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Clark Dickerson // Photo via University of Waterloo

Shouldering the load

Research seminar Feb. 11 explores shoulder biomechanics as a way to inform design & ergomomic solutions

February 5, 2019 — 

The upcoming edition of the Health, Leisure and Human Performance Research Institute’s research seminar series rests on the capable shoulders of University of Waterloo’s Dr. Clark Dickerson.

WHAT: Translational shoulder biomechanics: Transforming fundamental insights into applied solutions

WHO: Clark Dickerson, PhD, Professor, University of Waterloo

WHEN: Monday, Feb. 11, 2:30 p.m.

WHERE: 220 ALC Boardroom

Shoulders are critical for modern life, and enable specialized capacities that separate humans from other species. Underlying human shoulder function is a complex, mechanically redundant network of nerves, bones, ligaments and tendons. This talk discusses unique fundamental characteristics of shoulder mechanics, and how developing models and representations of this body region can inform responses to a wide range of current and emergent design, clinical, ergonomic, and biological challenges and questions.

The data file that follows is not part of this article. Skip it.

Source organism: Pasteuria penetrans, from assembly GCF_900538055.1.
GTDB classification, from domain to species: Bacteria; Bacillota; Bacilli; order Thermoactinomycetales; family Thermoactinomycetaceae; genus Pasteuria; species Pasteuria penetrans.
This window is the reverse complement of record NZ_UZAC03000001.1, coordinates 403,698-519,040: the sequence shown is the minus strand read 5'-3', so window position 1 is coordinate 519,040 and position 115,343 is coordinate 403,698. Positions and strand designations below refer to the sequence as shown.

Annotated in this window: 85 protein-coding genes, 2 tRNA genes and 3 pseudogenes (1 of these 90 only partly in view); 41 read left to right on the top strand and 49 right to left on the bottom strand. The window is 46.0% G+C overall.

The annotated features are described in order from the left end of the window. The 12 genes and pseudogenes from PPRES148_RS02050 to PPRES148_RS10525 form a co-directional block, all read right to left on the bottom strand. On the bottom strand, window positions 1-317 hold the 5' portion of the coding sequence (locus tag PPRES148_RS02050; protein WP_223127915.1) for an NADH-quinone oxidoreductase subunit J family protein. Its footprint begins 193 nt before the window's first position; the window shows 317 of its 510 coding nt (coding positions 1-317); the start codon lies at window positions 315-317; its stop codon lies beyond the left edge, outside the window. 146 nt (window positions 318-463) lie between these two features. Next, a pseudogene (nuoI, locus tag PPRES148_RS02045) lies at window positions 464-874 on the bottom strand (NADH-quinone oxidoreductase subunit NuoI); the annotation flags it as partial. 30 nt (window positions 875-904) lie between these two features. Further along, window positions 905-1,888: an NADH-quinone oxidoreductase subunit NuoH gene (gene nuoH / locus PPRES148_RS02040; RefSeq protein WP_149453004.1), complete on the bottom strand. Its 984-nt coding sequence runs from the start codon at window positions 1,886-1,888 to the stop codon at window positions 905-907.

Dr. Clark Dickerson is a professor of kinesiology and Canada Research Chair in Shoulder Mechanics at the University of Waterloo. His research focuses on human musculoskeletal biomechanics, particularly of the shoulder. He earned his Bachelor of Science in mechanical engineering at Alfred University, his Master of Science in bioengineering from Clemson University, and his PhD in biomedical engineering from the University of Michigan. His current research within the Digital Industrial Ergonomics and Shoulder Evaluation Laboratory (DIESEL) includes the development and experimental evaluation of computational shoulder models, work design and redesign (both virtual and physical), overhead exertions, comparative primate biomechanics, shoulder tissue tolerance estimation, and assessing and aiding shoulder-vulnerable populations. Dr. Dickerson teaches courses in Occupational Biomechanics, Ergonomics, Upper Extremity Disorders, and Biomechanical Modelling.

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